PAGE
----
The race figured to produce some sensational performances because the Syracuse track surface was fast—so fast that the timers were shaking their stopwatches and holding them up to their ears after some races. On the opening day of the meet, a 4-year-old pacer named Sly Attorney turned in a 1:54.4, and on Friday Silk Stockings, the 3-year-old filly sensation, paced a mile in 1:55.2. The only trouble is that the track is not all-weather and if it rained the race would be held, but without the ever-cautious Dancer, who was not about to risk Bonefish on a slippery surface.
Before the race a lot of people were talking as if Bonefish were just another horse in front of a cart. Billy Haughton, the driver of Glasgow, said he thought his horse could win, though Surefire Hanover had beaten him in five of seven meetings this season. And Joseph Cowden of Medina, Ohio, the owner of littleknown Excellent Tad, pulled up to the race secretary's office early in the week to discover that he had drawn the eighth pole position, just on the outside of Bone-fish in No. 7. Someone mentioned that Excellent Tad might do well to follow Bonefish and hope for second or third money. "Follow?" snorted Cowden. "Let him follow me!"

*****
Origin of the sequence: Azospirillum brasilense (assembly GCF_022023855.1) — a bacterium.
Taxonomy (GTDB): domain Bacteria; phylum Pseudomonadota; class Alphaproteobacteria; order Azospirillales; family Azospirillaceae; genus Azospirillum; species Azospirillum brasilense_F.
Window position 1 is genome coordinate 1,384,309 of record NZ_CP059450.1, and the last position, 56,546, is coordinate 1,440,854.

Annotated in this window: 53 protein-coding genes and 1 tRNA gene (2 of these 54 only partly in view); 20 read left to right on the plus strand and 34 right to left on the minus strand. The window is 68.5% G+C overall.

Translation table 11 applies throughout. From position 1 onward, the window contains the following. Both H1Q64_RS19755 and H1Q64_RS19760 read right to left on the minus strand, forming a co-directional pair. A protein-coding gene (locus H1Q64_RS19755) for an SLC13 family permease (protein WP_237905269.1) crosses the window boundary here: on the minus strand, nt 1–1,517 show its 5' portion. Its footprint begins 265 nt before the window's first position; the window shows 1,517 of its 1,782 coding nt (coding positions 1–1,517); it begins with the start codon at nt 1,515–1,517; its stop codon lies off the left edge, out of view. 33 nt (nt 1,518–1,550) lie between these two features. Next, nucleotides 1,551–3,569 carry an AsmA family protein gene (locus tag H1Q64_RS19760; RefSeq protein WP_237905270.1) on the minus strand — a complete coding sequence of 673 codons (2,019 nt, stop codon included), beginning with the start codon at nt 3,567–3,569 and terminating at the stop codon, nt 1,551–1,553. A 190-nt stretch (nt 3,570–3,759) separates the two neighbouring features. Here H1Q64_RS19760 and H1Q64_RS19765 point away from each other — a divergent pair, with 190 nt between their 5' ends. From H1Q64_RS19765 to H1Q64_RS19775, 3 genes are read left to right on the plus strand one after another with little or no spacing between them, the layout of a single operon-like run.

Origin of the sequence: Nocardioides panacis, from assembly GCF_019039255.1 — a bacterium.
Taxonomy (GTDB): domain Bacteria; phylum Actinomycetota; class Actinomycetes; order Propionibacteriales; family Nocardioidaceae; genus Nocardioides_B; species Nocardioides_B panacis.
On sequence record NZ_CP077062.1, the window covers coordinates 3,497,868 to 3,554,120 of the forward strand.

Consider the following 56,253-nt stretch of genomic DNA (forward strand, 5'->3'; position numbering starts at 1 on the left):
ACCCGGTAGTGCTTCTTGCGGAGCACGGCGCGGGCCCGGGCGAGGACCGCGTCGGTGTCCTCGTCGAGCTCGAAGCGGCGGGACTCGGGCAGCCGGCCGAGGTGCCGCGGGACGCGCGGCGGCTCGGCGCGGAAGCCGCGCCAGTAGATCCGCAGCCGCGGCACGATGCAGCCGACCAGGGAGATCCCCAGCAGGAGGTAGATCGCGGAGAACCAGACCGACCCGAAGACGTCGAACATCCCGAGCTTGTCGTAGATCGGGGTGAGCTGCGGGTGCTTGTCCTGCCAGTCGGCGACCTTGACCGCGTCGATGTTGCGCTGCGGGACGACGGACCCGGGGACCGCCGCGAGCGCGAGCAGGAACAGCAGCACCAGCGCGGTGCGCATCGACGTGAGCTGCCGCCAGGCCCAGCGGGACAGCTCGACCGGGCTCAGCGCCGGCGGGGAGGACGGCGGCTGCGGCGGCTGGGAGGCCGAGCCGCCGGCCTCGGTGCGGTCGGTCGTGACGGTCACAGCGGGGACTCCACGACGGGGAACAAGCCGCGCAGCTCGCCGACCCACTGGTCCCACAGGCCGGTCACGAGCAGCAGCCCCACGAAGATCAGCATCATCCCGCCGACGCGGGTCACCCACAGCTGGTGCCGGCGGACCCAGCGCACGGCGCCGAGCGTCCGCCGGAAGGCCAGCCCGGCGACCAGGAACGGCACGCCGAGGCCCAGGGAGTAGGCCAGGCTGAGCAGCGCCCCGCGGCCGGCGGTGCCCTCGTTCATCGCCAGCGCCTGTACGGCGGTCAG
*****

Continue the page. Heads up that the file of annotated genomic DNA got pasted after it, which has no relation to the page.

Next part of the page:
The eight-horse field included most of the season's top trotters, with the exception of Del Miller's Songflori. On race day Stanley Dancer learned that his daughter had given birth to a girl. Then he went racing for her dowry, and a bit more.
At the start, Bonefish made a bid for the lead and for a few moments Haughton and Glasgow tried to hold him off, but by the quarter pole Dancer had his horse in front. Glasgow was second with Ronnie Dancer and Surefire Hanover up the track in seventh. In the backstretch Surefire Hanover moved through traffic to edge in behind Bonefish by the three-quarters pole. That was the way they finished, Bonefish on top by 2� lengths in 1:58.1, Surefire Hanover next and Fashion Blaze another half-length behind. Glasgow finished seventh. Excellent Tad followed Bonefish all right, but not closely enough. He finished last. The Dancers had waltzed in again.